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Hey, gang.  This is from the Jan 29, 1996 issue of
The Wall Street Journal. (Section A; Page 7A, Column 2).
It's also been on ABC news.

There seems to be a lot of controvery over this,
and no one's quite sure what to make of it yet.  A lot
of people say it's the old cold fusion thing again,
and that 1000+ watt readings must be in error, because
the water in the device isn't getting really hot.  Who
knows.  Anyway, it's interesting nonetheless.



Staff Reporter of The Wall Street Journal

To anyone who remembers the 1989 uproar over cold fusion, it's 
deja vu all over again.
A bottle no bigger than a man's fist is creating an unusual stir 
among power generation
engineers. The bottle is filled with ordinary water and 
microscopic palladium coated beads.
When a little electric current trickles through the bottle, 
several hundred times as much
power starts coming out in the form of heat - that is, if one 
cares to believe the instruments
attached to the bottle.

'No One Knows Why'

The instrument readings are enough however, to draw the interest 
of engineers at a
handful of major companies and to prompt at least two university 
laboratories to attempt to
figure out what's going on inside the bottle. "It appears on the 
surface that it works, but no
one knows why," says Quinton Bowles, professor of mechanical 
engineering at the
University of Missouri in Kansas City.

The little bottle is known as a Patterson Power Cell, named for 
its inventor, James A.
Patterson, a 74 year old chemist who lives in Sarasota, Fla. Dr.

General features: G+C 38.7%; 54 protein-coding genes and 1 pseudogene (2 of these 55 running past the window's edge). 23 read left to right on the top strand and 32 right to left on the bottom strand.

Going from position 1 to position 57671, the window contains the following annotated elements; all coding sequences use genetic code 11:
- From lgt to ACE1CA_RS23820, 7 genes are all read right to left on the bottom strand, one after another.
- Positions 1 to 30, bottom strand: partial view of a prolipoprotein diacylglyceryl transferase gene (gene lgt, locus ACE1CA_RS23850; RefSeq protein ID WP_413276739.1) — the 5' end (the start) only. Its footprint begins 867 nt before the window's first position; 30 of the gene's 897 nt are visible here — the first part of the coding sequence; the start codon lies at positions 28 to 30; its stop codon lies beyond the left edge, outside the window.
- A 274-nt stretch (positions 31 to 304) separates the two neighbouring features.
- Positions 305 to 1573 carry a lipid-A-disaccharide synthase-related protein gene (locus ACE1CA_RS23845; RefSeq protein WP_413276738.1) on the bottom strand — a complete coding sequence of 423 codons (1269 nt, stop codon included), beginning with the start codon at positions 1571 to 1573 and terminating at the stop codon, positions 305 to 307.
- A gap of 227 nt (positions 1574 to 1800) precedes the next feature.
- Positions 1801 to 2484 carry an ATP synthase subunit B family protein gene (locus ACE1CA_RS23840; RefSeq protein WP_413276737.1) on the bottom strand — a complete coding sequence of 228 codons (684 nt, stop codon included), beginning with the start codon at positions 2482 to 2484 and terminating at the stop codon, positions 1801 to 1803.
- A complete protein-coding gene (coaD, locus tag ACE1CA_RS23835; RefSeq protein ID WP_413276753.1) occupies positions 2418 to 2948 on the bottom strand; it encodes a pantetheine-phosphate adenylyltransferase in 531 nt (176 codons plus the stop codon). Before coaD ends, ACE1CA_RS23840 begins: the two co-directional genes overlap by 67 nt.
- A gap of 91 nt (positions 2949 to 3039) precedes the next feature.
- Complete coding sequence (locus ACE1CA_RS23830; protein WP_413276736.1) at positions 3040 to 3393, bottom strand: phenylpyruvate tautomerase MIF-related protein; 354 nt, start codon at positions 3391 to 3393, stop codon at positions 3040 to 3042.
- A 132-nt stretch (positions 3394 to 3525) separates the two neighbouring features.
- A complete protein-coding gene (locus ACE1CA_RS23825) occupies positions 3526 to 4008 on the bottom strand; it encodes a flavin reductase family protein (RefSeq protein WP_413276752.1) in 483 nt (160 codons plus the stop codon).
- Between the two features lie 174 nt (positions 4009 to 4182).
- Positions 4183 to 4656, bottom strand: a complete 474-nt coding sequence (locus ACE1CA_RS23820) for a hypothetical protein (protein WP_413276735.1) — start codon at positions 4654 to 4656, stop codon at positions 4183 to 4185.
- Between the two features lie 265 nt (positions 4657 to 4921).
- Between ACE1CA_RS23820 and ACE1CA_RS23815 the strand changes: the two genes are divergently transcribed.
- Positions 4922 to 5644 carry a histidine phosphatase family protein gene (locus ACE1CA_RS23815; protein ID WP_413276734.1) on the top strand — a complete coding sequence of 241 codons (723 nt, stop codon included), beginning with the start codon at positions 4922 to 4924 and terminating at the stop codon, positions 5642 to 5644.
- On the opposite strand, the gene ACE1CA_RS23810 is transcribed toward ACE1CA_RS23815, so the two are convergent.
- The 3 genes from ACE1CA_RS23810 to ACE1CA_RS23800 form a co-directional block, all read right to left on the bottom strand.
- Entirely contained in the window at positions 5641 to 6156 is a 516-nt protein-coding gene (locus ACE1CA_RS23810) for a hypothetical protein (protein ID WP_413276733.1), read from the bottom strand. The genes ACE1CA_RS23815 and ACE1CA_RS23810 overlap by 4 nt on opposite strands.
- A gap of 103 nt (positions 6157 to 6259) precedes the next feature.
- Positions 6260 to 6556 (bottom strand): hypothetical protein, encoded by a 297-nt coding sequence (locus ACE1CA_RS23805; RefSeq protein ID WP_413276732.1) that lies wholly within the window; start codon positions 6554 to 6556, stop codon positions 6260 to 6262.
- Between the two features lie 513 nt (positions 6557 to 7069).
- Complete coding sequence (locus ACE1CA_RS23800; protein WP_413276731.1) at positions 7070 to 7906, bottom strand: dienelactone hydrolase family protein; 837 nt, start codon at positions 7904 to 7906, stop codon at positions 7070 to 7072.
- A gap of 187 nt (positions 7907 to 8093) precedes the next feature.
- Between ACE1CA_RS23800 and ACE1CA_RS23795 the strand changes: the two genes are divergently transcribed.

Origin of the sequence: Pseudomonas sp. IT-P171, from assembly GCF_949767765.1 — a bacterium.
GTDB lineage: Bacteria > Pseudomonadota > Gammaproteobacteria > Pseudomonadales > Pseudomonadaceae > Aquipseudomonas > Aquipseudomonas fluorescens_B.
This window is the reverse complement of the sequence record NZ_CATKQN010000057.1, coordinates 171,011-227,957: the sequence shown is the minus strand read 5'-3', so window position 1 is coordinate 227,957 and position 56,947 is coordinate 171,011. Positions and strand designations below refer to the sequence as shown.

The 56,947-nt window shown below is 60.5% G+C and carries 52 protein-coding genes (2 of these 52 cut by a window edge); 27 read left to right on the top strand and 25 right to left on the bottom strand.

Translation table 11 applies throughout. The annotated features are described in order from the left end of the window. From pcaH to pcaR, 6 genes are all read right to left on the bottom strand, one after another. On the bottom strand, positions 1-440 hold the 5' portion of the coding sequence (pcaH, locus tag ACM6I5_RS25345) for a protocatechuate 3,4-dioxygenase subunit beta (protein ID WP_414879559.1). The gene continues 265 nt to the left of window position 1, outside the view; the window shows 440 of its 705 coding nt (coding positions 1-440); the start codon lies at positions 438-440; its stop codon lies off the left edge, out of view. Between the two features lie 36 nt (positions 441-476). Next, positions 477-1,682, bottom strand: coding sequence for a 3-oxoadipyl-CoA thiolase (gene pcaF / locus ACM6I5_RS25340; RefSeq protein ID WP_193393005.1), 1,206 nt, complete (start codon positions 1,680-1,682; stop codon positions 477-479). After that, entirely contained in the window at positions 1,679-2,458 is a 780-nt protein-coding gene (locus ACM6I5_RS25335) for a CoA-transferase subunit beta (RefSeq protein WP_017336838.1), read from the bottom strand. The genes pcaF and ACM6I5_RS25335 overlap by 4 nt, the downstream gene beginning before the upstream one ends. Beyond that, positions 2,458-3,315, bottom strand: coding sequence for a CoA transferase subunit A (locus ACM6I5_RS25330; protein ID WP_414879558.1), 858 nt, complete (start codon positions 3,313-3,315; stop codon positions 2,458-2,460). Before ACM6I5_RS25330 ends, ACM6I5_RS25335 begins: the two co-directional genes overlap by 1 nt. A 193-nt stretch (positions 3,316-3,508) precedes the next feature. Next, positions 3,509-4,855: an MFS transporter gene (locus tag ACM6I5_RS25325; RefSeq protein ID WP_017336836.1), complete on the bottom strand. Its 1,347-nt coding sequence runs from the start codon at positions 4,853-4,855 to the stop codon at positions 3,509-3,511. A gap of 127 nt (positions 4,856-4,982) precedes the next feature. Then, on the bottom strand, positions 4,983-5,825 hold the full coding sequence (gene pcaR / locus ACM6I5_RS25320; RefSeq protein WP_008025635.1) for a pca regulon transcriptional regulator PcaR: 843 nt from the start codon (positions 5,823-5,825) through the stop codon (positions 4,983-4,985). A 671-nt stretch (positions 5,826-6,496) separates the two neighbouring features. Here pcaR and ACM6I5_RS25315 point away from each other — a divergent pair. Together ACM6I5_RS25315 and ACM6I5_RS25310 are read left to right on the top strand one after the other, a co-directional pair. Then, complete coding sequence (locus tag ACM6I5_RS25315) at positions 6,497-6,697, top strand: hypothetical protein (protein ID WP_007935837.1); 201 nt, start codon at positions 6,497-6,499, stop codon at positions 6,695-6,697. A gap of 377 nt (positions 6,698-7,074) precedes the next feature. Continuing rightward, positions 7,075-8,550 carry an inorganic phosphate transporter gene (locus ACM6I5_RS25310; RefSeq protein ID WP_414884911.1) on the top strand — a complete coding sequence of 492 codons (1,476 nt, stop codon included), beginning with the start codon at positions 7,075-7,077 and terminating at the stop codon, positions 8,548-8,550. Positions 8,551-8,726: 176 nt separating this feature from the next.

Patterson has turned his
power cell over to a startup Clean Energy Technologies Inc. in 
Dallas headed by his
grandson, James W. Reding 26. Mr. Reding is reticent, except to 
say that CETI is
negotiating to license rights to two utilities that he declines 
to name and to Motorola Inc. A
Motorola spokeswoman says, "We wouldn't confirm such a report 
even if it were true."
And so it goes in the tumultuous realm of cold fusion. In 1989 
two University of Utah
electrochemists Martin Fleischmann and Stanley Pons, triggered 
the whole cold fusion
uproar by saying they had managed to produce nuclear fusion at 
ordinary room
temperatures, using water as a fuel.

The notion of a cheap and inexhaustible new source of energy 
sparked an avalanche of
headlines and accolades only to fall into disrepute when others 
found the work to be
irreproducible. Shunned by their colleagues in Utah, Messrs. 
Fleischmann and Pons
retreated to a new cold fusion lab in southern France.

'I Don't Buy It'

The Patterson Power Cell differs in some key ways from the Utah 
approach, but in some
quarters, it raises the same level of skepticism. "It's been a 
long time since anybody tried
to sell me the Brooklyn Bridge," says materials scientist Howard 
K. Birnbaum, who saw
the cell demonstrated last October. "I didn't buy it then, and I 
don't buy it now." Dr.
Birnbaum, director of the Materials Research Laboratory at the 
University of Illinois's
Urbana campus, adds that "as far as I can see, there's nothing 
new going on that would
justify [claims] that more energy is coming out than is going 

Yet supporters say something is going on inside the little heat 
producing bottle. As with the